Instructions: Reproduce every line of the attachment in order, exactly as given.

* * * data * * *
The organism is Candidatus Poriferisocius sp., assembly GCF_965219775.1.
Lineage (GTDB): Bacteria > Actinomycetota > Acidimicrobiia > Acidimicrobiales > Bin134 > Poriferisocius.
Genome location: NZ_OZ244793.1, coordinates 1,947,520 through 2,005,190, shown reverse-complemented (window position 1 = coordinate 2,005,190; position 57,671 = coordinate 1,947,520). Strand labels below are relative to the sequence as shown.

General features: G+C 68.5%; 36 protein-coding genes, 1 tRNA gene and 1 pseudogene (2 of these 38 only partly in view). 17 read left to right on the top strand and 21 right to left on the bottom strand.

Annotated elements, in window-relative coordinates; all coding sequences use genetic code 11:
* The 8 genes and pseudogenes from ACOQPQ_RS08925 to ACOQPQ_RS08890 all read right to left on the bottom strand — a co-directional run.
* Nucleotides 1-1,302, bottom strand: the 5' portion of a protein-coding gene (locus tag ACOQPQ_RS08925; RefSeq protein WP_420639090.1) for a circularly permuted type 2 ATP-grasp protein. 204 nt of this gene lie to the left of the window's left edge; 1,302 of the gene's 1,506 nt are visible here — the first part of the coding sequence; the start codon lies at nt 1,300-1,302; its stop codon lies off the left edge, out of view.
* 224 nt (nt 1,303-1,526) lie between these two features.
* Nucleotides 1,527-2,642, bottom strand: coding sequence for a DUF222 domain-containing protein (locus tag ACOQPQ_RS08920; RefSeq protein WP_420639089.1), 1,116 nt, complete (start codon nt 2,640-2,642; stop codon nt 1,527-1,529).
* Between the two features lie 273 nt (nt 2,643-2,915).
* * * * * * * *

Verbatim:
The organism is Candidatus Poriferisocius sp., assembly GCF_965219775.1.
Lineage (GTDB): Bacteria > Actinomycetota > Acidimicrobiia > Acidimicrobiales > Bin134 > Poriferisocius.
Genome location: NZ_OZ244793.1, coordinates 1,947,520 through 2,005,190, shown reverse-complemented (window position 1 = coordinate 2,005,190; position 57,671 = coordinate 1,947,520). Strand labels below are relative to the sequence as shown.

General features: G+C 68.5%; 36 protein-coding genes, 1 tRNA gene and 1 pseudogene (2 of these 38 only partly in view). 17 read left to right on the top strand and 21 right to left on the bottom strand.

Annotated elements, in window-relative coordinates; all coding sequences use genetic code 11:
* The 8 genes and pseudogenes from ACOQPQ_RS08925 to ACOQPQ_RS08890 all read right to left on the bottom strand — a co-directional run.
* Nucleotides 1-1,302, bottom strand: the 5' portion of a protein-coding gene (locus tag ACOQPQ_RS08925; RefSeq protein WP_420639090.1) for a circularly permuted type 2 ATP-grasp protein. 204 nt of this gene lie to the left of the window's left edge; 1,302 of the gene's 1,506 nt are visible here — the first part of the coding sequence; the start codon lies at nt 1,300-1,302; its stop codon lies off the left edge, out of view.
* 224 nt (nt 1,303-1,526) lie between these two features.
* Nucleotides 1,527-2,642, bottom strand: coding sequence for a DUF222 domain-containing protein (locus tag ACOQPQ_RS08920; RefSeq protein WP_420639089.1), 1,116 nt, complete (start codon nt 2,640-2,642; stop codon nt 1,527-1,529).
* Between the two features lie 273 nt (nt 2,643-2,915).